Expo 2020 Dubai's public art programme: the best works to see

The site is dotted with specially commissioned works of a fantastical nature

A public art programme was specially commissioned for Expo 2020 Dubai. Pawan Singh/The National.
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Expo 2020 Dubai runs on a note of spectacle – light shows, gargantuan screens and fantastical architecture. But it’s worth seeking out the public art programme that was commissioned for the event. The works are easy(ish) to find: most of them lie alongside one of the circuits surrounding Al Wasl Dome, recognisable by the fluttering cut-outs of birds above, and they’re all marked on Google Maps.

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The public art programme was put together by Tarek Abou El Fetouh, an Egyptian-born curator known in the Gulf for his work with the Sharjah Art Foundation and for organising Abu Dhabi Art’s performance programme Durub Al Tawaya.

Abou El Fetouh set the standards for the Expo programme concept intellectually high – tackling the idea of how one imagines the world in its entirety – and worked carefully and closely with local and international artists.

The resulting exhibition of contemporary art snakes through the site like a low, twangy bass line.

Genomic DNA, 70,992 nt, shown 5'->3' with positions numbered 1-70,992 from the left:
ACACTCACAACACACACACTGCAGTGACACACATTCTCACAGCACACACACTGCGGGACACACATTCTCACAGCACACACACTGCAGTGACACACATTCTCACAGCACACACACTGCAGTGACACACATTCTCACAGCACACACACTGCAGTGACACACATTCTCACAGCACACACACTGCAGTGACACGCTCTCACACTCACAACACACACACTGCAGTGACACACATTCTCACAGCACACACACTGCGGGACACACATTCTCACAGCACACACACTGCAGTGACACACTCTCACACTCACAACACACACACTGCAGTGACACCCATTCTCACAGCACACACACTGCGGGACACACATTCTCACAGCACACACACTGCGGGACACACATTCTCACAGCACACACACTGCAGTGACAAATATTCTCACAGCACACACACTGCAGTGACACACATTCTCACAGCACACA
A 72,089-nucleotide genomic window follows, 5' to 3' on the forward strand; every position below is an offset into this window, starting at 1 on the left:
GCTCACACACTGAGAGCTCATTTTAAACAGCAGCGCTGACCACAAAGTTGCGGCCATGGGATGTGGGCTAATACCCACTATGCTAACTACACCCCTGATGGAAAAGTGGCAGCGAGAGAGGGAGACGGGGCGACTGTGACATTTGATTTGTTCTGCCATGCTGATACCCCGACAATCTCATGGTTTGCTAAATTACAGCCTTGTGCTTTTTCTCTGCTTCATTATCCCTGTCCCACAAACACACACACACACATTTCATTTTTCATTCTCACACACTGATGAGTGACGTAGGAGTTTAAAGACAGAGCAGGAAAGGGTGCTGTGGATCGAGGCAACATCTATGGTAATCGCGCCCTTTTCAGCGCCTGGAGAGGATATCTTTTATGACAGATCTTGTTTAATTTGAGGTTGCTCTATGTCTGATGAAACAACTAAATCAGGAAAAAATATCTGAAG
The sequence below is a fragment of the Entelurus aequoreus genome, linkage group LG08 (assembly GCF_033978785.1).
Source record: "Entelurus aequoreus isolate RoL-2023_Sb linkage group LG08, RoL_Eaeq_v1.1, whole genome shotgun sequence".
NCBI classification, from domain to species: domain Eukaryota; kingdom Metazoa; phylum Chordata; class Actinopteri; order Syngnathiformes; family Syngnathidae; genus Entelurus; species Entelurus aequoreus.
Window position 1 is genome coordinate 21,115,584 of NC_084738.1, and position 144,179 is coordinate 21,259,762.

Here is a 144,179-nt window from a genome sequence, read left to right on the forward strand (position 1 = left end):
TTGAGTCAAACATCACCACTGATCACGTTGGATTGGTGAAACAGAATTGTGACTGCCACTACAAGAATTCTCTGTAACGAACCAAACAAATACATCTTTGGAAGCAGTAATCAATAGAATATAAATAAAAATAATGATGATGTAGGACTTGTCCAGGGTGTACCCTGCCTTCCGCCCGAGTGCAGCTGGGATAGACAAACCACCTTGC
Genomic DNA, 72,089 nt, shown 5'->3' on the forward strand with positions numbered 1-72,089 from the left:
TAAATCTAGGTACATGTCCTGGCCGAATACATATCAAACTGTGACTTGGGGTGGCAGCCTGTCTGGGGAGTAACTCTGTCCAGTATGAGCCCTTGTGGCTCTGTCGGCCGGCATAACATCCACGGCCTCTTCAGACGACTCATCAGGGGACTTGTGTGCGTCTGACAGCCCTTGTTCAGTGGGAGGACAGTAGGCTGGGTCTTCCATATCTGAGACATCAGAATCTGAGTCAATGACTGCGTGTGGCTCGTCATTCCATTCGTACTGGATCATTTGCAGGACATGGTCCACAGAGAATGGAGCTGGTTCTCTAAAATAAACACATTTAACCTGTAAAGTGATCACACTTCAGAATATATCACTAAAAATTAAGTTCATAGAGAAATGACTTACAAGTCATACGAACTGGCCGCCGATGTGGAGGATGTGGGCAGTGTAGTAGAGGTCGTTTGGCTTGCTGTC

'A point in time' by Khalil Rabah

For A point in time (2021), Palestinian artist Khalil Rabah researched three objects invented by the 11th century Persian scholar Al Biruni to measure latitude. He enlarged them to life-size proportions – rescuing them from the dusty footnotes of history and turning them into playful forms that beckon the public’s engagement.

A small black circle embedded in the platform signals Dubai’s position in the map they create, and a rectangular window is cut out in the hollow brass-coloured cone; children have been spotted popping into the structure, hiding out in the achievements of Arab history.

It sounds corny to say that the Expo 2020 Dubai programme, as it developed from idea to actual installation, has come “down to earth” – but that is what it has done, in artworks that draw their strength from interaction with the world around them.

'Garden' by Hamra Abbas

Hamra Abbas’s Garden (2021) is a near one-square-metre installation of inlaid marble. The design for the piece comprises personal memories and historical examples of gardens, in particular of the Mughal era. The inspiration for the marble inlay technique comes from South Asia, where it was brought to the Mughal court by Italian craftsmen.

Garden’s mountains, trees, river and greenery are global in specific ways: a cherry tree was inspired by one in Abbas’s garden when she lived in Boston; the banyan tree is from her home in Lahore. And the job of assembling the marble is a story of the world not in abstraction but in its real, politics-riven life.

The banyan’s soft pinkish marble comes from India, but Abbas was unable to source any new material because of the trade difficulties between India and Pakistan. This tree represents her entire reserve of the stone, depleted for Expo. The river in the composition, meanwhile, uses five tonnes of lapis lazuli, sourced from Afghanistan, with some negotiation.

'Terhal' by Abdullah Al Saadi

Abdullah Al Saadi, a reclusive, near legendary Emirati artist from Khor Fakkan, has three large maps on display. Al Saadi was part of the so-called Five who coalesced around Hassan Sharif, but he retreated from his relative fame and has rarely exhibited despite the high esteem in which he is held.